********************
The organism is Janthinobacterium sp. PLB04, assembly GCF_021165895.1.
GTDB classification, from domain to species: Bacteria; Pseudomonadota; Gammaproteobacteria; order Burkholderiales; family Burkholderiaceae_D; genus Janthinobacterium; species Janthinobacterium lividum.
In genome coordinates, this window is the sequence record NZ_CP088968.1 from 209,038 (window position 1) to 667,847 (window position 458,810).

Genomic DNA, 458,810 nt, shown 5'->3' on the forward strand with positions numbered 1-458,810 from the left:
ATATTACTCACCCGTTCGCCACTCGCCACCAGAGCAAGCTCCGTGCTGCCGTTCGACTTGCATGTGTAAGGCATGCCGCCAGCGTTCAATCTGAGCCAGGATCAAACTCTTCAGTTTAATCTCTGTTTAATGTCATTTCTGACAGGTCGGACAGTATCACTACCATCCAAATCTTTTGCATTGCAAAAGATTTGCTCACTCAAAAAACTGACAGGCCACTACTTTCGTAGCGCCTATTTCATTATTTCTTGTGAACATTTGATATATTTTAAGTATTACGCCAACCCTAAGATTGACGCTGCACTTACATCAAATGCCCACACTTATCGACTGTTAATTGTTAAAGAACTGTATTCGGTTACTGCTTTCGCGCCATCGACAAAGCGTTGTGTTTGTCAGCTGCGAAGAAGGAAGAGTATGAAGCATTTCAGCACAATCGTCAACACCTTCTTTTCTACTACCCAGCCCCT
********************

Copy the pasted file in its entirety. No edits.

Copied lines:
The organism is Janthinobacterium sp. PLB04, assembly GCF_021165895.1.
GTDB classification, from domain to species: Bacteria; Pseudomonadota; Gammaproteobacteria; order Burkholderiales; family Burkholderiaceae_D; genus Janthinobacterium; species Janthinobacterium lividum.
In genome coordinates, this window is the sequence record NZ_CP088968.1 from 209,038 (window position 1) to 667,847 (window position 458,810).

Genomic DNA, 458,810 nt, shown 5'->3' on the forward strand with positions numbered 1-458,810 from the left:
ATATTACTCACCCGTTCGCCACTCGCCACCAGAGCAAGCTCCGTGCTGCCGTTCGACTTGCATGTGTAAGGCATGCCGCCAGCGTTCAATCTGAGCCAGGATCAAACTCTTCAGTTTAATCTCTGTTTAATGTCATTTCTGACAGGTCGGACAGTATCACTACCATCCAAATCTTTTGCATTGCAAAAGATTTGCTCACTCAAAAAACTGACAGGCCACTACTTTCGTAGCGCCTATTTCATTATTTCTTGTGAACATTTGATATATTTTAAGTATTACGCCAACCCTAAGATTGACGCTGCACTTACATCAAATGCCCACACTTATCGACTGTTAATTGTTAAAGAACTGTATTCGGTTACTGCTTTCGCGCCATCGACAAAGCGTTGTGTTTGTCAGCTGCGAAGAAGGAAGAGTATGAAGCATTTCAGCACAATCGTCAACACCTTCTTTTCTACTACCCAGCCCCT